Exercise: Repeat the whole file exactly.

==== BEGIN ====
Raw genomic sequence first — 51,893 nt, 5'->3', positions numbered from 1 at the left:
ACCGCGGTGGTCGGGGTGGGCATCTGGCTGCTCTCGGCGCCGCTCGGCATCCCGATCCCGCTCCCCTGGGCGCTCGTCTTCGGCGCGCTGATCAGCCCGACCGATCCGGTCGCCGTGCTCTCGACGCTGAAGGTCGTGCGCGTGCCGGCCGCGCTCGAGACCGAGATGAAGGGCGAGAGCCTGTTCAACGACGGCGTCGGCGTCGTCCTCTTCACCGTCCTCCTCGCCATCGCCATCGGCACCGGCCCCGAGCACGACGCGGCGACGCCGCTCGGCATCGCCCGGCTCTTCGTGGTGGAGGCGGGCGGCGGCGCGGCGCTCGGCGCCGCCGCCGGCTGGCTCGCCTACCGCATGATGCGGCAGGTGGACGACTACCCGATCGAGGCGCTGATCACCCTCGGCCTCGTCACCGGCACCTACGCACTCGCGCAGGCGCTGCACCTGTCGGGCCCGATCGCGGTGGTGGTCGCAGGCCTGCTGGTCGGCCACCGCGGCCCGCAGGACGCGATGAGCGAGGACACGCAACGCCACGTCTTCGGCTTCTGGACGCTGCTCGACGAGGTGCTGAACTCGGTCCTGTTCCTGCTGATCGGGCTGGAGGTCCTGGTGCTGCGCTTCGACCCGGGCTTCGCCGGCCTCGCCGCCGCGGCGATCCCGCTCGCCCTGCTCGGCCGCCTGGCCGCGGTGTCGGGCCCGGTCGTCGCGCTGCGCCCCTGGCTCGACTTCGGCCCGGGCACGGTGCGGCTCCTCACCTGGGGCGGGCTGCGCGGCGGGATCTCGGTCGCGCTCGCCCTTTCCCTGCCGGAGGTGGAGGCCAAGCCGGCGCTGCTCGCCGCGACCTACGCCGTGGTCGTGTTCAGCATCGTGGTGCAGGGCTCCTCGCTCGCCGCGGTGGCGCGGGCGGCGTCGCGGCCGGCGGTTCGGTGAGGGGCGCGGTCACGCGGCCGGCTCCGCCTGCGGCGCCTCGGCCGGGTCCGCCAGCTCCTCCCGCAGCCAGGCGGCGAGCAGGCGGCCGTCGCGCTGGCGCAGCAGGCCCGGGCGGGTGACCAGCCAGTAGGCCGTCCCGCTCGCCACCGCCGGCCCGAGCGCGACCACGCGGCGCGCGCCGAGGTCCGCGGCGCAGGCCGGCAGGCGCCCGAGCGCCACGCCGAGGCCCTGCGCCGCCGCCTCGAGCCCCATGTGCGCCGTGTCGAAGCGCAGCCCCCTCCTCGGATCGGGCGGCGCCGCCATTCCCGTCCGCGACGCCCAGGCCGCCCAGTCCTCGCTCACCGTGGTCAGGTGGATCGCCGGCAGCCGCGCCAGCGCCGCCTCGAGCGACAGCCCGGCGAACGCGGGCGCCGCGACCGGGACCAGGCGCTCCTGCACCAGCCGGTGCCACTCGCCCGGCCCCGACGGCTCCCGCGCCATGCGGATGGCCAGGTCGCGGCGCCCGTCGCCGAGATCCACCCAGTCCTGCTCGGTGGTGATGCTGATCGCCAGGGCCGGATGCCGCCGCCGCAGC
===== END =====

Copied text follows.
Raw genomic sequence first — 51,893 nt, 5'->3', positions numbered from 1 at the left:
ACCGCGGTGGTCGGGGTGGGCATCTGGCTGCTCTCGGCGCCGCTCGGCATCCCGATCCCGCTCCCCTGGGCGCTCGTCTTCGGCGCGCTGATCAGCCCGACCGATCCGGTCGCCGTGCTCTCGACGCTGAAGGTCGTGCGCGTGCCGGCCGCGCTCGAGACCGAGATGAAGGGCGAGAGCCTGTTCAACGACGGCGTCGGCGTCGTCCTCTTCACCGTCCTCCTCGCCATCGCCATCGGCACCGGCCCCGAGCACGACGCGGCGACGCCGCTCGGCATCGCCCGGCTCTTCGTGGTGGAGGCGGGCGGCGGCGCGGCGCTCGGCGCCGCCGCCGGCTGGCTCGCCTACCGCATGATGCGGCAGGTGGACGACTACCCGATCGAGGCGCTGATCACCCTCGGCCTCGTCACCGGCACCTACGCACTCGCGCAGGCGCTGCACCTGTCGGGCCCGATCGCGGTGGTGGTCGCAGGCCTGCTGGTCGGCCACCGCGGCCCGCAGGACGCGATGAGCGAGGACACGCAACGCCACGTCTTCGGCTTCTGGACGCTGCTCGACGAGGTGCTGAACTCGGTCCTGTTCCTGCTGATCGGGCTGGAGGTCCTGGTGCTGCGCTTCGACCCGGGCTTCGCCGGCCTCGCCGCCGCGGCGATCCCGCTCGCCCTGCTCGGCCGCCTGGCCGCGGTGTCGGGCCCGGTCGTCGCGCTGCGCCCCTGGCTCGACTTCGGCCCGGGCACGGTGCGGCTCCTCACCTGGGGCGGGCTGCGCGGCGGGATCTCGGTCGCGCTCGCCCTTTCCCTGCCGGAGGTGGAGGCCAAGCCGGCGCTGCTCGCCGCGACCTACGCCGTGGTCGTGTTCAGCATCGTGGTGCAGGGCTCCTCGCTCGCCGCGGTGGCGCGGGCGGCGTCGCGGCCGGCGGTTCGGTGAGGGGCGCGGTCACGCGGCCGGCTCCGCCTGCGGCGCCTCGGCCGGGTCCGCCAGCTCCTCCCGCAGCCAGGCGGCGAGCAGGCGGCCGTCGCGCTGGCGCAGCAGGCCCGGGCGGGTGACCAGCCAGTAGGCCGTCCCGCTCGCCACCGCCGGCCCGAGCGCGACCACGCGGCGCGCGCCGAGGTCCGCGGCGCAGGCCGGCAGGCGCCCGAGCGCCACGCCGAGGCCCTGCGCCGCCGCCTCGAGCCCCATGTGCGCCGTGTCGAAGCGCAGCCCCCTCCTCGGATCGGGCGGCGCCGCCATTCCCGTCCGCGACGCCCAGGCCGCCCAGTCCTCGCTCACCGTGGTCAGGTGGATCGCCGGCAGCCGCGCCAGCGCCGCCTCGAGCGACAGCCCGGCGAACGCGGGCGCCGCGACCGGGACCAGGCGCTCCTGCACCAGCCGGTGCCACTCGCCCGGCCCCGACGGCTCCCGCGCCATGCGGATGGCCAGGTCGCGGCGCCCGTCGCCGAGATCCACCCAGTCCTGCTCGGTGGTGATGCTGATCGCCAGGGCCGGATGCCGCCGCCGCAGC